Tennant Creek signed a lease in August 2007 with the expectation that it would get 20 new houses. Residents have recently been told the deal was for improvements to existing houses, not new houses.
On July 31, former NT Labor housing minister Elliot McAdam told ABC radio's AM: "The expectation was that 20 houses would be built, then it went down to nine houses and then of course, now it's down to zero houses. So in Tennant Creek, despite a further injection of $6 million, totalling $36 million, there will still be no houses built in Tennant Creek and I just find that intolerable."
On July 24, Macklin told ABC Online: "We're concentrating the new housing in the 15 communities where we have large numbers of people and severe overcrowding and very high population growth. It is a hard decision to take to concentrate the housing in this way but it's really to address the very, very large need in those big communities."
This is part of the government's "growth towns" proposal, which will provide funding for new public housing and services in just 15 targeted remote NT communities.
Olympic medallist Ian Thorpe attacked these policies at the Beyond Sport conference in London on July 9. "Once more an Australian government has claimed it is doing its best for Aboriginal Australians by taking over their communities, appointing white managers, more government bureaucrats, promising all kinds of things, if Aboriginal people will just sign over their communities under 40-year leases to the federal government. And politicians wonder why Aboriginal people do not trust them.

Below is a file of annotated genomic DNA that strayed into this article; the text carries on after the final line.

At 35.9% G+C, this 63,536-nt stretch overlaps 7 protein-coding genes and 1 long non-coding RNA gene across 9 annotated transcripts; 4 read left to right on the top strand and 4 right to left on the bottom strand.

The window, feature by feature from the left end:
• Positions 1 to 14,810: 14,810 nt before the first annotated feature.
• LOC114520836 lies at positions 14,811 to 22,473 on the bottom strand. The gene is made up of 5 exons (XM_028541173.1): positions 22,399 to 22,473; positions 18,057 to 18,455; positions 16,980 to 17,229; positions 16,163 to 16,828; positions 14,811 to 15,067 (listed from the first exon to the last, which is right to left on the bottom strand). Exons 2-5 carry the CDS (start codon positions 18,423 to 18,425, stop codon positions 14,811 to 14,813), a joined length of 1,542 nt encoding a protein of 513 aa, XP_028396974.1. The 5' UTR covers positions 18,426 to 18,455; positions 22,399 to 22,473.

"The intervention is unlikely to provide any lasting benefit to Aboriginal people because it tries to push and punish them, to take over their lives, rather than work with them. One of Australia's oldest and wisest Aboriginal leaders, Galawuy Yunupingu [sic] says the only way forward is for Aboriginal communities in these remote areas to be led and organised by their own organisations. Assimilation will not work."
Thorpe was a signatory to an open letter published in the July 30 Australian, calling on Macklin to end her blackmail of Aboriginal communities and provide housing on a needs basis. The letter was signed by more than 160 groups and individuals, including the Construction Forestry Mining Energy Union and Aboriginal leader Pat Dodson. The full text and signatories can be seen at www.stoptheintervention.org.
Tangentyere Council has apparently agreed in-principle to the lease deal, but no contracts have been signed and many details are still unclear. However, documents sent from Tangentyere Council's lawyers to Macklin raise questions about the legality of the entire process, suggesting the agreement was reached "under duress", according to the July 21 National Indigenous Times.
Meanwhile, the Federal Court has stayed the deal until August 4, after a legal challenge launched by town camp resident Barbara Shaw.
Whether the deal goes ahead, and in what form, remains to be seen. Either way, Aboriginal people have been put in a position of having to choose between rights and services.
As Australian novelist Xavier Herbert wrote in 1970: "Until we give back to the black man just a bit of land that was his and give it back without provisos, without strings to snatch it back, without anything but complete generosity of spirit in concession for the evil we have done him — until we do that, we shall remain what we have always been so far: a community of thieves."